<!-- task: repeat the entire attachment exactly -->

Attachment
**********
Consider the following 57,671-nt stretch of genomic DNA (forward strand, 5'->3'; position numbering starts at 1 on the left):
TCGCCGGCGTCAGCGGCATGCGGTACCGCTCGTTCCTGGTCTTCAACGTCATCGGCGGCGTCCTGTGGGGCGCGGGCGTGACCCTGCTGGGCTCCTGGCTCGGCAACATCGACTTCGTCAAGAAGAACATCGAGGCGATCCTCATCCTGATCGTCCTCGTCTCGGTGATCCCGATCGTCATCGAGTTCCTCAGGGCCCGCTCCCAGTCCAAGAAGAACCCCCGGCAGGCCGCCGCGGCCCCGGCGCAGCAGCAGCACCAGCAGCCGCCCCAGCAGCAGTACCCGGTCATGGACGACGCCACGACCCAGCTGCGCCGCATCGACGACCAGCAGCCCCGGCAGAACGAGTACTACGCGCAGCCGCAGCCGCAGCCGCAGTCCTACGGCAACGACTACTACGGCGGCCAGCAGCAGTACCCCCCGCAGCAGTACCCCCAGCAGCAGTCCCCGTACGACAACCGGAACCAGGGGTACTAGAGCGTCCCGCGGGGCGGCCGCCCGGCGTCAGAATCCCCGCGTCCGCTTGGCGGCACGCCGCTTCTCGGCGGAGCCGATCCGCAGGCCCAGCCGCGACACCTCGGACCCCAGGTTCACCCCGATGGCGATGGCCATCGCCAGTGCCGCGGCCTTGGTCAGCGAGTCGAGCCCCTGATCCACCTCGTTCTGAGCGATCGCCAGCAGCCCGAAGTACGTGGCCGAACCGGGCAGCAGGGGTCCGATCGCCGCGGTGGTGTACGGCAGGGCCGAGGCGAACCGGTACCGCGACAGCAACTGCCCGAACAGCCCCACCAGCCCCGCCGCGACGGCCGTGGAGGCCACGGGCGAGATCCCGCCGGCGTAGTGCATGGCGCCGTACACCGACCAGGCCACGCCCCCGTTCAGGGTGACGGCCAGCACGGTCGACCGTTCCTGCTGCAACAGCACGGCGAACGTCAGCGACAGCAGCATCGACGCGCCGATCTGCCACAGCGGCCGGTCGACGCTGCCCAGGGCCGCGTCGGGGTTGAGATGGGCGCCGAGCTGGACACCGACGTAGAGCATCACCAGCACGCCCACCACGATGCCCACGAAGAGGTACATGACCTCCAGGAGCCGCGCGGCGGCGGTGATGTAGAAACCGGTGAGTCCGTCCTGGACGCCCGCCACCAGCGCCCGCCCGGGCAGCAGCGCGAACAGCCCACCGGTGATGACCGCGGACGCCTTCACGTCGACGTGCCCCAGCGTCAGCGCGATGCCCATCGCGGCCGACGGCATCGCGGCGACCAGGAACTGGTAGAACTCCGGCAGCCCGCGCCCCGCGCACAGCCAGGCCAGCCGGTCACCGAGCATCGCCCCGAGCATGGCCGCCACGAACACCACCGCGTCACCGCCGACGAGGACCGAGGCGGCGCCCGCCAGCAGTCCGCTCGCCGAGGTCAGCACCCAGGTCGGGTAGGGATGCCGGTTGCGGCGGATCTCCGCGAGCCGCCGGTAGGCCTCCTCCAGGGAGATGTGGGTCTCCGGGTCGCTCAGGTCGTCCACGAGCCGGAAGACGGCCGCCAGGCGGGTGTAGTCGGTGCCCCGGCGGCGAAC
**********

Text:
Consider the following 57,671-nt stretch of genomic DNA (forward strand, 5'->3'; position numbering starts at 1 on the left):
TCGCCGGCGTCAGCGGCATGCGGTACCGCTCGTTCCTGGTCTTCAACGTCATCGGCGGCGTCCTGTGGGGCGCGGGCGTGACCCTGCTGGGCTCCTGGCTCGGCAACATCGACTTCGTCAAGAAGAACATCGAGGCGATCCTCATCCTGATCGTCCTCGTCTCGGTGATCCCGATCGTCATCGAGTTCCTCAGGGCCCGCTCCCAGTCCAAGAAGAACCCCCGGCAGGCCGCCGCGGCCCCGGCGCAGCAGCAGCACCAGCAGCCGCCCCAGCAGCAGTACCCGGTCATGGACGACGCCACGACCCAGCTGCGCCGCATCGACGACCAGCAGCCCCGGCAGAACGAGTACTACGCGCAGCCGCAGCCGCAGCCGCAGTCCTACGGCAACGACTACTACGGCGGCCAGCAGCAGTACCCCCCGCAGCAGTACCCCCAGCAGCAGTCCCCGTACGACAACCGGAACCAGGGGTACTAGAGCGTCCCGCGGGGCGGCCGCCCGGCGTCAGAATCCCCGCGTCCGCTTGGCGGCACGCCGCTTCTCGGCGGAGCCGATCCGCAGGCCCAGCCGCGACACCTCGGACCCCAGGTTCACCCCGATGGCGATGGCCATCGCCAGTGCCGCGGCCTTGGTCAGCGAGTCGAGCCCCTGATCCACCTCGTTCTGAGCGATCGCCAGCAGCCCGAAGTACGTGGCCGAACCGGGCAGCAGGGGTCCGATCGCCGCGGTGGTGTACGGCAGGGCCGAGGCGAACCGGTACCGCGACAGCAACTGCCCGAACAGCCCCACCAGCCCCGCCGCGACGGCCGTGGAGGCCACGGGCGAGATCCCGCCGGCGTAGTGCATGGCGCCGTACACCGACCAGGCCACGCCCCCGTTCAGGGTGACGGCCAGCACGGTCGACCGTTCCTGCTGCAACAGCACGGCGAACGTCAGCGACAGCAGCATCGACGCGCCGATCTGCCACAGCGGCCGGTCGACGCTGCCCAGGGCCGCGTCGGGGTTGAGATGGGCGCCGAGCTGGACACCGACGTAGAGCATCACCAGCACGCCCACCACGATGCCCACGAAGAGGTACATGACCTCCAGGAGCCGCGCGGCGGCGGTGATGTAGAAACCGGTGAGTCCGTCCTGGACGCCCGCCACCAGCGCCCGCCCGGGCAGCAGCGCGAACAGCCCACCGGTGATGACCGCGGACGCCTTCACGTCGACGTGCCCCAGCGTCAGCGCGATGCCCATCGCGGCCGACGGCATCGCGGCGACCAGGAACTGGTAGAACTCCGGCAGCCCGCGCCCCGCGCACAGCCAGGCCAGCCGGTCACCGAGCATCGCCCCGAGCATGGCCGCCACGAACACCACCGCGTCACCGCCGACGAGGACCGAGGCGGCGCCCGCCAGCAGTCCGCTCGCCGAGGTCAGCACCCAGGTCGGGTAGGGATGCCGGTTGCGGCGGATCTCCGCGAGCCGCCGGTAGGCCTCCTCCAGGGAGATGTGGGTCTCCGGGTCGCTCAGGTCGTCCACGAGCCGGAAGACGGCCGCCAGGCGGGTGTAGTCGGTGCCCCGGCGGCGAAC